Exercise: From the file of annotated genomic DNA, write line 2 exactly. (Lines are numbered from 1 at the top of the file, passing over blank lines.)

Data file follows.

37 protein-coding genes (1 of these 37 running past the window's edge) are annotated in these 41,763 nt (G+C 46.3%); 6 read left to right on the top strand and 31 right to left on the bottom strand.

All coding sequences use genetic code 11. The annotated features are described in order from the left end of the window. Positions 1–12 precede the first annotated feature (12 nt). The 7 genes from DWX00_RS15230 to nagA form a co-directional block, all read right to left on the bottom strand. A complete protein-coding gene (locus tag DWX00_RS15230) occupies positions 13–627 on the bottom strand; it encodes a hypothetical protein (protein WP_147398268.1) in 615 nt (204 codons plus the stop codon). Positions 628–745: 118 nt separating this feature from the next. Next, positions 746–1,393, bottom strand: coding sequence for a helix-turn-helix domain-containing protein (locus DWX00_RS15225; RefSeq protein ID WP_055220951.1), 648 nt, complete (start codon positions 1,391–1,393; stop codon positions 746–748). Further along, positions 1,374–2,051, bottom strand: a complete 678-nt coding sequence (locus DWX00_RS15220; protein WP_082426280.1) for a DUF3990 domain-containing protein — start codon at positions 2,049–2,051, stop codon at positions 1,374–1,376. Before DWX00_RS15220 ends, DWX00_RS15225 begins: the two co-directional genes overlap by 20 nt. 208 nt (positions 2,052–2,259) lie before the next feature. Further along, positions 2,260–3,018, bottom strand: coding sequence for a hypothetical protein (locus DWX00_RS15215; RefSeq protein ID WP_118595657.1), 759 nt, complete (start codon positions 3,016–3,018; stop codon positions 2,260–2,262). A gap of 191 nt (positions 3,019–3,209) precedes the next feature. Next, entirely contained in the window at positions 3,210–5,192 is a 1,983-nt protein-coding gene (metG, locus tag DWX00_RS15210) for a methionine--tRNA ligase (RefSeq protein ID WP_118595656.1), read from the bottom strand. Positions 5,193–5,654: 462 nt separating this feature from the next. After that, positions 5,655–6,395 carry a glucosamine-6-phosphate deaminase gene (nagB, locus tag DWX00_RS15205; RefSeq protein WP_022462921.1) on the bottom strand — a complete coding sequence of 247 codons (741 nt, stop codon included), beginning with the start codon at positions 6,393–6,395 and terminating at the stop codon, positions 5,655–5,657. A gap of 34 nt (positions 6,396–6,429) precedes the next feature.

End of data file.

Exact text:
All coding sequences use genetic code 11. The annotated features are described in order from the left end of the window. Positions 1–12 precede the first annotated feature (12 nt). The 7 genes from DWX00_RS15230 to nagA form a co-directional block, all read right to left on the bottom strand. A complete protein-coding gene (locus tag DWX00_RS15230) occupies positions 13–627 on the bottom strand; it encodes a hypothetical protein (protein WP_147398268.1) in 615 nt (204 codons plus the stop codon). Positions 628–745: 118 nt separating this feature from the next. Next, positions 746–1,393, bottom strand: coding sequence for a helix-turn-helix domain-containing protein (locus DWX00_RS15225; RefSeq protein ID WP_055220951.1), 648 nt, complete (start codon positions 1,391–1,393; stop codon positions 746–748). Further along, positions 1,374–2,051, bottom strand: a complete 678-nt coding sequence (locus DWX00_RS15220; protein WP_082426280.1) for a DUF3990 domain-containing protein — start codon at positions 2,049–2,051, stop codon at positions 1,374–1,376. Before DWX00_RS15220 ends, DWX00_RS15225 begins: the two co-directional genes overlap by 20 nt. 208 nt (positions 2,052–2,259) lie before the next feature. Further along, positions 2,260–3,018, bottom strand: coding sequence for a hypothetical protein (locus DWX00_RS15215; RefSeq protein ID WP_118595657.1), 759 nt, complete (start codon positions 3,016–3,018; stop codon positions 2,260–2,262). A gap of 191 nt (positions 3,019–3,209) precedes the next feature. Next, entirely contained in the window at positions 3,210–5,192 is a 1,983-nt protein-coding gene (metG, locus tag DWX00_RS15210) for a methionine--tRNA ligase (RefSeq protein ID WP_118595656.1), read from the bottom strand. Positions 5,193–5,654: 462 nt separating this feature from the next. After that, positions 5,655–6,395 carry a glucosamine-6-phosphate deaminase gene (nagB, locus tag DWX00_RS15205; RefSeq protein WP_022462921.1) on the bottom strand — a complete coding sequence of 247 codons (741 nt, stop codon included), beginning with the start codon at positions 6,393–6,395 and terminating at the stop codon, positions 5,655–5,657. A gap of 34 nt (positions 6,396–6,429) precedes the next feature.